The uniqueness of Jane's personal and artistic identity is confronted by the containment of feminism and stature. The tension between Jane and those who are under Victorian beliefs, such as Mr.Brocklehurst, and Mrs.Reed is created directly by their indifference's towards women and the poor. The feminisitic views that are abundant in Jane's life creates tension to the point where "she has trouble settling into society, not just because of her over-jealous passions, but also because of her gender. (Jackson 1)" Early in her life Jane encounters feminism not only on herself but many others. At Gateshead Jane is unaware of the purpose of Lowood School and "indeed would like to go to school"(Bronte 30) despite not knowing its reputation.
Likewise, women have also been victims of society as they are constantly targeted by sexism and misogyny; leading them to feel inferior to men in society. The novel A Thousand Splendid Suns, by Khaled Hossieni is an excellent exemplar of this treatment. Hossieni introduces readers to two Afghani women, who are brought together as a result of their battle against sexism and misogyny which is present within their community. The analysis of this plotline and research from secondary sources helps to prove, that the premise that women within a misogynistic society are degraded is true and is reflected through discrimination within the education system, misrepresentation of women in the media and the categorization of stereotypes. In Afghani society, women are victims of domestic violence, inequality and other types of abuse; however, the lack of education also takes an equal, if not greater toll than the abuse these women persevere through on a daily basis.
The feminist writers of the 1960s and 1970s were making sure that the woman was suffering emotional and psychological stress on having assumed roles traditionally feminus, and were setting the women up to have their own professions and change there positions and rolls of the woman in society. Women, especially those who had a formal education, were not happy with there housewive roles. These women, who were possessing aptitudes to carry out professions out of the house, were meeting doing vulgar tasks that were very far from satisfying the husbands desires. Between the resultant problems it enumerates: emotional crisises, alcoholism, marriages adolescents and illegitimate pregnancies. The feminine mystique turned into the springboard for the movement of liberation of the woman and that it bloomed at the beginning of the 70s.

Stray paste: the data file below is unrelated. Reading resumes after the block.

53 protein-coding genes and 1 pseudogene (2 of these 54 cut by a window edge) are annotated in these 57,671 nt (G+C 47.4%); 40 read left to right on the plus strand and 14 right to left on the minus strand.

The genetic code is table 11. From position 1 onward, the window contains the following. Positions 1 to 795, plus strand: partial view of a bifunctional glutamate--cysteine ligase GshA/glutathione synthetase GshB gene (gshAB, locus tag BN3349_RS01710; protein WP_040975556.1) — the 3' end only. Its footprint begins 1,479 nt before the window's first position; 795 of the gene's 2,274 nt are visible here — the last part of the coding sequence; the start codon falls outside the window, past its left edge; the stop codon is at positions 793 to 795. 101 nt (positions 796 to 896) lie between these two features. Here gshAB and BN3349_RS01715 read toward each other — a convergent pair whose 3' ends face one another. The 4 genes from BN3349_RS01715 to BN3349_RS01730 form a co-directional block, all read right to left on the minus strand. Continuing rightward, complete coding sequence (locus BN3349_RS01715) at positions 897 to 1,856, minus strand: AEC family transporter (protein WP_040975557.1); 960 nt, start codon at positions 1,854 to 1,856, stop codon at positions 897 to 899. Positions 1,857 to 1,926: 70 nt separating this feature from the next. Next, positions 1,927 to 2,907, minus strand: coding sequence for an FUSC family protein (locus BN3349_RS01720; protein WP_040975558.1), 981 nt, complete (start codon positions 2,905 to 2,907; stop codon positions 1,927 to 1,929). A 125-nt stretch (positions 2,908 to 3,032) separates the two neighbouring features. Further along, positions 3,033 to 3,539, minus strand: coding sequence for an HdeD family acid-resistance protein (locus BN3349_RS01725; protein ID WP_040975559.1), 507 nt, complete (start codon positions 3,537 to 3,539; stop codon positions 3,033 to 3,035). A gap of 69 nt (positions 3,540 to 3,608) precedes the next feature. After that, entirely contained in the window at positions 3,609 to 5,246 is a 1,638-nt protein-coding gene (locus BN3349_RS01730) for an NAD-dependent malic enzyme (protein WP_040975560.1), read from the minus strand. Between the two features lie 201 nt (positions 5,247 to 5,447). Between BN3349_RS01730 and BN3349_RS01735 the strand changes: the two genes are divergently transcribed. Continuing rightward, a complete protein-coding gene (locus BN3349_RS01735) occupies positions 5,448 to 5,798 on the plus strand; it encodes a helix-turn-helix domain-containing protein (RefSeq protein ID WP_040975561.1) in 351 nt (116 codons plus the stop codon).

Flammang tries to make her argument about this clear as she claims she is not proposing a “proper place” arguement. Flammang says, “If we want more civility, women should stay home and cook and raise children” (123) I do not agree with statement as abuse can begin to emerge towards women. Personally, one should not depend on this idea to a great extent. To Flammang, women are an important role in creating a civil society but relying heavily on this idea can burden the true purpose of a woman. A civil society can bring maltreatment to women through negative actions.
In Mill’s “Subjection of Women,” he talks about the role of women in society. Women are not taught to be self-reliant, they are condemned to rely on others for their subsistence. They are not given the tools to be independent. Mill affirms that women are “[destined] to receive everything from others” (681). Mead talks about how men are seen to merely be slaves of the home; whereas, Mill talks about how women have become dependent on others for their subsistence rather than being self-reliant.